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Kroki – Convert plain text diagrams to images (kroki.io)
183 points by type0 27 days ago | hide | past | web | favorite | 27 comments

This tool seems to unify a bunch of text-to-diagram tools into one, which is a great idea. It's funny to see them all united, since I recently went on a binge trying out all those text-to-diagram tools for a project. My use case: writing articles on DSP including block diagrams [1].

I wanted to write the articles in Markdown and include the diagrams in there, so text-to-diagram tools seemed ideal. Turns out most of them give ridiculous layouts as soon as you have loops, with limited options to correct this. Other are based on ASCII art, so you control the overall layout, but the result usually has massive, awkward padding between everything. And then there's the holy grail, LaTeX with TikZ/PSTricks, which can give perfect results, but the time investment was a little discouraging. Result: I ended up making the diagrams with a good old SVG editor.

[1]: https://www.osar.fr/notes/waveguides/

Thanks so much for your comment. I've just read (and played around with) your waveguide synthesis article, which led me down the rabbit hole of Sporth, ChucK, Soundpipe and now I find myself really excited looking over the contents of the "Physical Audio Signal Processing" book. I am going to learn a lot of new stuff today, thanks!

That's great to hear and exactly why the article exists. I'd say the DAFX papers are the best rabbit hole in this field: http://ant-s4.unibw-hamburg.de/dafx/paper-archive/search.php...

(And this is not entirely derailing the thread, since many of these papers are full of block diagrams, and a tool to generate nice DSP diagrams from text would be pretty useful)

I can tear through backs of napkin, but typing a diagram usually stalls me out, even though I'm pretty fast on a keyboard and the specifications seem pretty simple.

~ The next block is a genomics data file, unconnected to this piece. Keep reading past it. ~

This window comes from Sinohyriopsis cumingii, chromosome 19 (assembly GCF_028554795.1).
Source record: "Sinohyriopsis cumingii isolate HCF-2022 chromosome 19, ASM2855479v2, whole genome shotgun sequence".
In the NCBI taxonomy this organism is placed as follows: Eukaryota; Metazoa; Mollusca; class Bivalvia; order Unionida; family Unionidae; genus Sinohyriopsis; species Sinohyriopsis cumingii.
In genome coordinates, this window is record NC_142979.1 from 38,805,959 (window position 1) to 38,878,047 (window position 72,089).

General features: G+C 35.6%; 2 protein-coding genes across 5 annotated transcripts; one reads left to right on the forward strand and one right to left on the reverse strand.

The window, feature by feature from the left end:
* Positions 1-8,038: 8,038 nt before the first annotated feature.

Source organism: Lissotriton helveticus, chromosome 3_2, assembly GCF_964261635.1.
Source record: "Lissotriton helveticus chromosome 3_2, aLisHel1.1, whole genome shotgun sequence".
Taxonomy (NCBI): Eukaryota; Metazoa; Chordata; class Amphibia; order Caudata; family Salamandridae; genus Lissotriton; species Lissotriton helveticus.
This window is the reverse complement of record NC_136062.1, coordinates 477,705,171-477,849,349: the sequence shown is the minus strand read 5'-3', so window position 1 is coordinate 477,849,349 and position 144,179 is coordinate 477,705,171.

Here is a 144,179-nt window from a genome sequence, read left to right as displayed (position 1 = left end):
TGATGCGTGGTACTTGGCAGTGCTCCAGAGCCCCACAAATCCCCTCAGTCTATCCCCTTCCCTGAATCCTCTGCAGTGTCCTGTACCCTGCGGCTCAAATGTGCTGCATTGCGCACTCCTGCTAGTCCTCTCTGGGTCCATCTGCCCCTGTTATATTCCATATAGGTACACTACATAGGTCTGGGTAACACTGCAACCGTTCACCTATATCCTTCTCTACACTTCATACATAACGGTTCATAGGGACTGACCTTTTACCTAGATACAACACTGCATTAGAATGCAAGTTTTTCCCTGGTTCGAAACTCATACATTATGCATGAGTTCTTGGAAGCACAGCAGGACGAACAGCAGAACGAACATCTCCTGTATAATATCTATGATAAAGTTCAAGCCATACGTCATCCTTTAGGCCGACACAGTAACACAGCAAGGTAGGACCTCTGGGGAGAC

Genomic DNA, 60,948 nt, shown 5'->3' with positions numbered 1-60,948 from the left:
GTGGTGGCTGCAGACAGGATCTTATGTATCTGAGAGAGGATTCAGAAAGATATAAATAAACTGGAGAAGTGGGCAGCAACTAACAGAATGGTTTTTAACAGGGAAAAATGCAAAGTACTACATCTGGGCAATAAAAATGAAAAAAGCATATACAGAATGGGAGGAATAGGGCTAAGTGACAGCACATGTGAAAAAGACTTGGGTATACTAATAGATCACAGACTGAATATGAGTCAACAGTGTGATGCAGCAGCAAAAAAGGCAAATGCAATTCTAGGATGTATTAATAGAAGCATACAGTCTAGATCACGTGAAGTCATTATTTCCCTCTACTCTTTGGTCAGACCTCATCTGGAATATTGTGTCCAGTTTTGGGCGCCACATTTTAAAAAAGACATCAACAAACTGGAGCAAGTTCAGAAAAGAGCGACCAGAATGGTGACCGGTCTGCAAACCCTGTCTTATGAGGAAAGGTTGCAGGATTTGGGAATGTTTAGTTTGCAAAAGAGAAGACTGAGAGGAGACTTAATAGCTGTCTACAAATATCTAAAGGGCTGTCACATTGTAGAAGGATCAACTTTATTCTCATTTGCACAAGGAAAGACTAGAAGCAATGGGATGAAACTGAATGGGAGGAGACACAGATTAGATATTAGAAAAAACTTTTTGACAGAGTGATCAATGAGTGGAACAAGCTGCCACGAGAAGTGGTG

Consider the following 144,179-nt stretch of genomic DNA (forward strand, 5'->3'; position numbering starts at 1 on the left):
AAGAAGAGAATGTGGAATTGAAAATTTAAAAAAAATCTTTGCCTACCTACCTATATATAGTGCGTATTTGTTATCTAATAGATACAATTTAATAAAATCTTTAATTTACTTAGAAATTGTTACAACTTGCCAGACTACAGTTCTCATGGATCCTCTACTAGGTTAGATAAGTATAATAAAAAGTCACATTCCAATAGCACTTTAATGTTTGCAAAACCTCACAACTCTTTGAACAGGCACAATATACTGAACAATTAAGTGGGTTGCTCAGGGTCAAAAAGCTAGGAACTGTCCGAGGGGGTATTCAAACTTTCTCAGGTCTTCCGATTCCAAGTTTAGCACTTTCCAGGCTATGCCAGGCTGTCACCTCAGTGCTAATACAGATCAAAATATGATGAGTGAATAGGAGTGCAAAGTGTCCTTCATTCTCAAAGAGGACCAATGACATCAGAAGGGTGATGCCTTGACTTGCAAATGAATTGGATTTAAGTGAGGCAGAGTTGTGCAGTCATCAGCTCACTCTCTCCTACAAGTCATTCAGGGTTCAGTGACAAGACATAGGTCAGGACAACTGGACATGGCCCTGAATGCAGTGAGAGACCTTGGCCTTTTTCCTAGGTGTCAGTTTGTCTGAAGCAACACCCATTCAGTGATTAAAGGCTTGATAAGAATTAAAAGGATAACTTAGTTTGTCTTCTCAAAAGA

Is it just my lack of practice, or is diagramming on a keyboard always awkward and slow? Or... do people generally surpass their freehand speed with enough practice, like with typing?

If not, is the ideal solution here a digital pen or wacom tablet with diagram detection / normalization software? Scanned napkins to mechanical turk? Something else?

Note: No disrespect though, the link is an amazing project for those that must type charts.

I think you meant this as a top level comment, not a reply to mine. But yes, nothing beats a napkin in terms of speed.

> Turns out most of them give ridiculous layouts as soon as you have loops

Could you share an example? GraphViz should handle loops easily.

Once again, my use case is DSP block diagrams. I guess "ridiculous" is a bit strong, but the results certainly didn't look like what you generally find in this context. You can look at the diagrams in the link I gave for an idea of the kind of layout I was trying to achieve.

Yeah when you have requirements around layout graphviz gets a bit hairy. It's still doable with rank directives and invisible nodes, but that's the point where I start to think if I shouldn't do it another way (e.g. in this case I'd probably have done an ascii diagram rendered).

    digraph G {
      node [shape=rectangle]

      // nodes declared in order of horizontal position ("rank")